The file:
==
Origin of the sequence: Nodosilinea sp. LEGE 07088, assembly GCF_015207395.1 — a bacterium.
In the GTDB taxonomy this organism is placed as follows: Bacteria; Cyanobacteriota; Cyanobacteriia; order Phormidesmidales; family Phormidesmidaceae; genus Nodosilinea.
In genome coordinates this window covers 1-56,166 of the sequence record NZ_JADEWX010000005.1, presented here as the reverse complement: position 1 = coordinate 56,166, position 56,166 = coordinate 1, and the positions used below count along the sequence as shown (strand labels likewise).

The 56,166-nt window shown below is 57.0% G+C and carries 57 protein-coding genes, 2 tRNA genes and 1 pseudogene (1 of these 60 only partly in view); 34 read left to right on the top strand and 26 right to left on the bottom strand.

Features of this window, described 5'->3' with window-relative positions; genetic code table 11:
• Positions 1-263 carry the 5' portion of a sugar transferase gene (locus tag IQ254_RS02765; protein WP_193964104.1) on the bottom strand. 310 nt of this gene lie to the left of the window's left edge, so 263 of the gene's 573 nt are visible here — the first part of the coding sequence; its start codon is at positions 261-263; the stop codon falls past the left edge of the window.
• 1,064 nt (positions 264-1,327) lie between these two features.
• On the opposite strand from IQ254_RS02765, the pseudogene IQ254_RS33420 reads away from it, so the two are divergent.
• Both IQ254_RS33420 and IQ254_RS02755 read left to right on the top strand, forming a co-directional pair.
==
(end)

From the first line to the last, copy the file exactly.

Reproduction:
Origin of the sequence: Nodosilinea sp. LEGE 07088, assembly GCF_015207395.1 — a bacterium.
In the GTDB taxonomy this organism is placed as follows: Bacteria; Cyanobacteriota; Cyanobacteriia; order Phormidesmidales; family Phormidesmidaceae; genus Nodosilinea.
In genome coordinates this window covers 1-56,166 of the sequence record NZ_JADEWX010000005.1, presented here as the reverse complement: position 1 = coordinate 56,166, position 56,166 = coordinate 1, and the positions used below count along the sequence as shown (strand labels likewise).

The 56,166-nt window shown below is 57.0% G+C and carries 57 protein-coding genes, 2 tRNA genes and 1 pseudogene (1 of these 60 only partly in view); 34 read left to right on the top strand and 26 right to left on the bottom strand.

Features of this window, described 5'->3' with window-relative positions; genetic code table 11:
• Positions 1-263 carry the 5' portion of a sugar transferase gene (locus tag IQ254_RS02765; protein WP_193964104.1) on the bottom strand. 310 nt of this gene lie to the left of the window's left edge, so 263 of the gene's 573 nt are visible here — the first part of the coding sequence; its start codon is at positions 261-263; the stop codon falls past the left edge of the window.
• 1,064 nt (positions 264-1,327) lie between these two features.
• On the opposite strand from IQ254_RS02765, the pseudogene IQ254_RS33420 reads away from it, so the two are divergent.
• Both IQ254_RS33420 and IQ254_RS02755 read left to right on the top strand, forming a co-directional pair.